New Orleans is famous for the potent Hurricane cocktail, originally developed by tavern owner Pat O’Brien. His Bourbon Street landmark started out as a speakeasy; Mr. O’Brien’s Club Tipperary and the password was “storm’s brewin’.
In the 1940s, he needed to create a new drink to help him get rid of all of the less-popular rum that local distributors forced him to buy before he could get a few cases of more popular liquors such as scotch and other whiskeys. He poured the concoction into glasses shaped like hurricane lamps and gave them away to sailors.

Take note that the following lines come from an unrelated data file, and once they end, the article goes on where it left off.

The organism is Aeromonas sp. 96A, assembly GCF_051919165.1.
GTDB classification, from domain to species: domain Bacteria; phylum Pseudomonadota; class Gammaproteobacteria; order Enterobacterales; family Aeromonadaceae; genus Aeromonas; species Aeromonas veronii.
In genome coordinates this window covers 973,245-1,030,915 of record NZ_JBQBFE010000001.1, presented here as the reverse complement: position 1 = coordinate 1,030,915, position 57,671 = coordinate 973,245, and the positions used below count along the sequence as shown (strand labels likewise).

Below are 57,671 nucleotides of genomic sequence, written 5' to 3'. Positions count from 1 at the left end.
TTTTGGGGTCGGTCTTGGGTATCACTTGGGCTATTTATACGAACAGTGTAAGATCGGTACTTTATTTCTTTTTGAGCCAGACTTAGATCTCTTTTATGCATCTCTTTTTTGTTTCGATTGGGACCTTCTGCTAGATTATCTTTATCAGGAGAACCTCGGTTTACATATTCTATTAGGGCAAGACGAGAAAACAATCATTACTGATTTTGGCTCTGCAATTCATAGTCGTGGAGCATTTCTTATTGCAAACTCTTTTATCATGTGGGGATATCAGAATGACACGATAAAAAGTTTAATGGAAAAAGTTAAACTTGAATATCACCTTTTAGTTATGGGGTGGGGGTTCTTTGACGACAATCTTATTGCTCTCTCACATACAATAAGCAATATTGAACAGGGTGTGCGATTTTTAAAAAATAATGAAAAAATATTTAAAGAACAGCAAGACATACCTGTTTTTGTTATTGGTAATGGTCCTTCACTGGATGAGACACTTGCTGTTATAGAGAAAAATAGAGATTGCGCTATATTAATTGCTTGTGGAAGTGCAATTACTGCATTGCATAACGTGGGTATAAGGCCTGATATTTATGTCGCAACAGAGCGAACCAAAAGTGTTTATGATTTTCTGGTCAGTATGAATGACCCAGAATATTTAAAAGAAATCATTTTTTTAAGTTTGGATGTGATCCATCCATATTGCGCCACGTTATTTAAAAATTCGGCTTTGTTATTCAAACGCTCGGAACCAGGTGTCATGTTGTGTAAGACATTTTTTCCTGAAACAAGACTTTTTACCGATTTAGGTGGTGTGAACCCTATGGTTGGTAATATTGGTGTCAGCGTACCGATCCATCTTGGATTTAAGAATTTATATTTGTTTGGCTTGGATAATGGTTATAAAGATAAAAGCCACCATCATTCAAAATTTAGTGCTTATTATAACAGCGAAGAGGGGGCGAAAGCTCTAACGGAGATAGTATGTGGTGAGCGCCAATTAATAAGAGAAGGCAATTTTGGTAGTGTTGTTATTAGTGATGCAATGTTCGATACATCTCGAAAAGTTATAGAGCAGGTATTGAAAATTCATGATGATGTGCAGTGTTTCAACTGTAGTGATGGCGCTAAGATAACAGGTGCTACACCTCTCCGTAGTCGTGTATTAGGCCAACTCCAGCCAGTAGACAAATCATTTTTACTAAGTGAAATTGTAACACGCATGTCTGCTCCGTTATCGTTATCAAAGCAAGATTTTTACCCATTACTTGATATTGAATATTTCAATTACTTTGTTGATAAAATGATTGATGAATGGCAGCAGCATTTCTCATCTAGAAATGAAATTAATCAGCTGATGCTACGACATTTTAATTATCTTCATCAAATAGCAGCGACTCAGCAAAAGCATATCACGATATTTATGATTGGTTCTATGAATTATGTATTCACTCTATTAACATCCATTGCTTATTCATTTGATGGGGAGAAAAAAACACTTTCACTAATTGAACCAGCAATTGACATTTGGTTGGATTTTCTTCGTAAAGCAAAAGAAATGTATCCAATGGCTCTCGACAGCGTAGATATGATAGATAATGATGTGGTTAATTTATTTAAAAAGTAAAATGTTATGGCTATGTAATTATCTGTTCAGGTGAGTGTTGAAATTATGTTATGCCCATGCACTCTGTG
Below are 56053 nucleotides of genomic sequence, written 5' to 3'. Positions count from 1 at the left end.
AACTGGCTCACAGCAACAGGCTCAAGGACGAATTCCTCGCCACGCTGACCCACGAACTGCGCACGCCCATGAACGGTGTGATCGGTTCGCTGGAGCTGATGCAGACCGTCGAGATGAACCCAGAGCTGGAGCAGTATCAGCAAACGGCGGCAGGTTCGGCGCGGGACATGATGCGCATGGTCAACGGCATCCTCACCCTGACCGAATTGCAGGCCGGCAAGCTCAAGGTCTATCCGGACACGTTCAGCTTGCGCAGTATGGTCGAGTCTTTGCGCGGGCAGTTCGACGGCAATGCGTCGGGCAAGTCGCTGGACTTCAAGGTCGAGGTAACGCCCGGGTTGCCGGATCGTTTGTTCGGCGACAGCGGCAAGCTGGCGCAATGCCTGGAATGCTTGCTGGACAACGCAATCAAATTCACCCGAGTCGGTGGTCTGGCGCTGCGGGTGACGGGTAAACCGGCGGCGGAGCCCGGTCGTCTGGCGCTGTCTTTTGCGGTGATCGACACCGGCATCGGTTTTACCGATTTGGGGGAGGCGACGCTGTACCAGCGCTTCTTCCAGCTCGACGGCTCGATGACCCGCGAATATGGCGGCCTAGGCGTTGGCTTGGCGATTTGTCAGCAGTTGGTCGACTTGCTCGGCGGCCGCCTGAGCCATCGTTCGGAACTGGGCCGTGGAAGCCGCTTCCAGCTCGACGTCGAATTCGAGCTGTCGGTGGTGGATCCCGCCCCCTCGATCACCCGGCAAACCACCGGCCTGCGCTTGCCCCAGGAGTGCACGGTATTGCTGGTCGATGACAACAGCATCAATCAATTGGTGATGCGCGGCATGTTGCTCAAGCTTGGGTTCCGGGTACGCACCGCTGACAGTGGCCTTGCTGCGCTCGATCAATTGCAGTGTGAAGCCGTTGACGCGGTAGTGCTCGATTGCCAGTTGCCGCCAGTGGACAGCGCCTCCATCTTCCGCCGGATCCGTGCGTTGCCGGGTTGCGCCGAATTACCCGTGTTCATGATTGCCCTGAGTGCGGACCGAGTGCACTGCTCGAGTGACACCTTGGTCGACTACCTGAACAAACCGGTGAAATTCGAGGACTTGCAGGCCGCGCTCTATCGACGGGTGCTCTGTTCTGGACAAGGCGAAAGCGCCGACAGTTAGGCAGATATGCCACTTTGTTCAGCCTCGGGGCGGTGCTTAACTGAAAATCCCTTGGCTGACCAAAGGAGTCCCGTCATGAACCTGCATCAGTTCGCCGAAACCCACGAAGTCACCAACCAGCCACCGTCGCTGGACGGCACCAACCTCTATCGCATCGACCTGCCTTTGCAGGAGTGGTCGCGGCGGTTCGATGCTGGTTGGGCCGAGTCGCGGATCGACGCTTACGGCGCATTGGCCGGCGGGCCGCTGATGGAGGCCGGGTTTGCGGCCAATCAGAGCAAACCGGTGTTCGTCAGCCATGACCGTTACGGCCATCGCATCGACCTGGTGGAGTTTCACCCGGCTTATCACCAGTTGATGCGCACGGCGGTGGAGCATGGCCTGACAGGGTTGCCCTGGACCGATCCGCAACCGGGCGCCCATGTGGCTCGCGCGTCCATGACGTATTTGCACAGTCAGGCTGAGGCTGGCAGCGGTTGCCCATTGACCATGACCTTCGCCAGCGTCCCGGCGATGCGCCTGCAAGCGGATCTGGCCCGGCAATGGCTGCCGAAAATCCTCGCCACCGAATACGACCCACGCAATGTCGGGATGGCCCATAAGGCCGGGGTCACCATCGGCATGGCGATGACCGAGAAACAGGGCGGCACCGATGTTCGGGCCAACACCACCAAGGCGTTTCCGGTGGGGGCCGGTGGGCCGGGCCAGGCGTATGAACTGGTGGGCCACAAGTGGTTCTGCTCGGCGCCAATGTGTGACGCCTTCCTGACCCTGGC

Our Southern Hurricane is in a different category because we make it with Southern Comfort and Myers Dark Rum.
The craft cocktail craze may seem like a 21st century phenomenon, but the truth is that cocktail culture in the US dates to the post-Revolutionary War period when healthy bitters and a spoonful of sugar were added to a little hair of the dog to cure hangovers. Around 1850 New Orleans barkeep Aaron Bird noticed a long line forming for an elixir made by a local pharmacist, Antoine Peychaud and began using @Peychaudsbitters in his now famous Sazerac cocktail.